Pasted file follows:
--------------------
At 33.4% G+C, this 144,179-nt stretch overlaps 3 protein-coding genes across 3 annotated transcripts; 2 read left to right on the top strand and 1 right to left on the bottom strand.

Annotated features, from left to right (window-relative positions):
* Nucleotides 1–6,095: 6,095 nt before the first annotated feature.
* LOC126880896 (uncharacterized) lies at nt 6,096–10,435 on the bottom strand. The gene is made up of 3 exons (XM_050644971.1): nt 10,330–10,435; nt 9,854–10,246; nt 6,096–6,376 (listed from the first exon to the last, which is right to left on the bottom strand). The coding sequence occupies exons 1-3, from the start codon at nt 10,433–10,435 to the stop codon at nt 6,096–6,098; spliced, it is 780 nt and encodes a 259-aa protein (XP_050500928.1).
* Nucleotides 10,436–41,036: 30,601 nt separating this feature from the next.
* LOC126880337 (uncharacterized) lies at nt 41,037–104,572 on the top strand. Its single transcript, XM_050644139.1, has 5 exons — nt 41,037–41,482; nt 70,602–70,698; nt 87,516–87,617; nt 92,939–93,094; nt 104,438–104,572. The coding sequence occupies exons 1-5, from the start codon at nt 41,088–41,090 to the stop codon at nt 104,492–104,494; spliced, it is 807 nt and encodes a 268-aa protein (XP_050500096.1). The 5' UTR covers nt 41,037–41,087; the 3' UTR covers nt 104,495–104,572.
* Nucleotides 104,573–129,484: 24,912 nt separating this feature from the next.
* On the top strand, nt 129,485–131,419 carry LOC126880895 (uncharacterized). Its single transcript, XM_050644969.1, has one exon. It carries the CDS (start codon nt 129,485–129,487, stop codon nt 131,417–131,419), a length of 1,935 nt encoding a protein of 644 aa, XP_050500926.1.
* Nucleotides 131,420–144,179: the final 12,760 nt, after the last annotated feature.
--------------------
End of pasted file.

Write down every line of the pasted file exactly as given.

At 33.4% G+C, this 144,179-nt stretch overlaps 3 protein-coding genes across 3 annotated transcripts; 2 read left to right on the top strand and 1 right to left on the bottom strand.

Annotated features, from left to right (window-relative positions):
* Nucleotides 1–6,095: 6,095 nt before the first annotated feature.
* LOC126880896 (uncharacterized) lies at nt 6,096–10,435 on the bottom strand. The gene is made up of 3 exons (XM_050644971.1): nt 10,330–10,435; nt 9,854–10,246; nt 6,096–6,376 (listed from the first exon to the last, which is right to left on the bottom strand). The coding sequence occupies exons 1-3, from the start codon at nt 10,433–10,435 to the stop codon at nt 6,096–6,098; spliced, it is 780 nt and encodes a 259-aa protein (XP_050500928.1).
* Nucleotides 10,436–41,036: 30,601 nt separating this feature from the next.
* LOC126880337 (uncharacterized) lies at nt 41,037–104,572 on the top strand. Its single transcript, XM_050644139.1, has 5 exons — nt 41,037–41,482; nt 70,602–70,698; nt 87,516–87,617; nt 92,939–93,094; nt 104,438–104,572. The coding sequence occupies exons 1-5, from the start codon at nt 41,088–41,090 to the stop codon at nt 104,492–104,494; spliced, it is 807 nt and encodes a 268-aa protein (XP_050500096.1). The 5' UTR covers nt 41,037–41,087; the 3' UTR covers nt 104,495–104,572.
* Nucleotides 104,573–129,484: 24,912 nt separating this feature from the next.
* On the top strand, nt 129,485–131,419 carry LOC126880895 (uncharacterized). Its single transcript, XM_050644969.1, has one exon. It carries the CDS (start codon nt 129,485–129,487, stop codon nt 131,417–131,419), a length of 1,935 nt encoding a protein of 644 aa, XP_050500926.1.
* Nucleotides 131,420–144,179: the final 12,760 nt, after the last annotated feature.